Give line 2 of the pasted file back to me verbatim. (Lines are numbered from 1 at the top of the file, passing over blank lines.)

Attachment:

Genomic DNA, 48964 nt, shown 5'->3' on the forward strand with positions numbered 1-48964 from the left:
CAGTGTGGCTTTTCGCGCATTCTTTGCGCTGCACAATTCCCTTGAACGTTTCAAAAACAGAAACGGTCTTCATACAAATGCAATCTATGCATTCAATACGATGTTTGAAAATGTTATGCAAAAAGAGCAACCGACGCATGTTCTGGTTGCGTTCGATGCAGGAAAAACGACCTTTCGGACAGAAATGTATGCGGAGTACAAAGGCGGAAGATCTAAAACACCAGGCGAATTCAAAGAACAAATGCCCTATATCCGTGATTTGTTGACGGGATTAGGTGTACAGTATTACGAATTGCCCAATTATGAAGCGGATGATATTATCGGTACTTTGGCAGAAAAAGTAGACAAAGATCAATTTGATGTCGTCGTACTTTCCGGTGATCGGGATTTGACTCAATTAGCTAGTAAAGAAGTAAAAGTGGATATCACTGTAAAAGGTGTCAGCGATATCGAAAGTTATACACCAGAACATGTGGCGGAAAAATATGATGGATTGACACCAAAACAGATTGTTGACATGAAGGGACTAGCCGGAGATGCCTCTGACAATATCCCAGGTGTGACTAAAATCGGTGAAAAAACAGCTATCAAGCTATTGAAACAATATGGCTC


CAGTGTGGCTTTTCGCGCATTCTTTGCGCTGCACAATTCCCTTGAACGTTTCAAAAACAGAAACGGTCTTCATACAAATGCAATCTATGCATTCAATACGATGTTTGAAAATGTTATGCAAAAAGAGCAACCGACGCATGTTCTGGTTGCGTTCGATGCAGGAAAAACGACCTTTCGGACAGAAATGTATGCGGAGTACAAAGGCGGAAGATCTAAAACACCAGGCGAATTCAAAGAACAAATGCCCTATATCCGTGATTTGTTGACGGGATTAGGTGTACAGTATTACGAATTGCCCAATTATGAAGCGGATGATATTATCGGTACTTTGGCAGAAAAAGTAGACAAAGATCAATTTGATGTCGTCGTACTTTCCGGTGATCGGGATTTGACTCAATTAGCTAGTAAAGAAGTAAAAGTGGATATCACTGTAAAAGGTGTCAGCGATATCGAAAGTTATACACCAGAACATGTGGCGGAAAAATATGATGGATTGACACCAAAACAGATTGTTGACATGAAGGGACTAGCCGGAGATGCCTCTGACAATATCCCAGGTGTGACTAAAATCGGTGAAAAAACAGCTATCAAGCTATTGAAACAATATGGCTC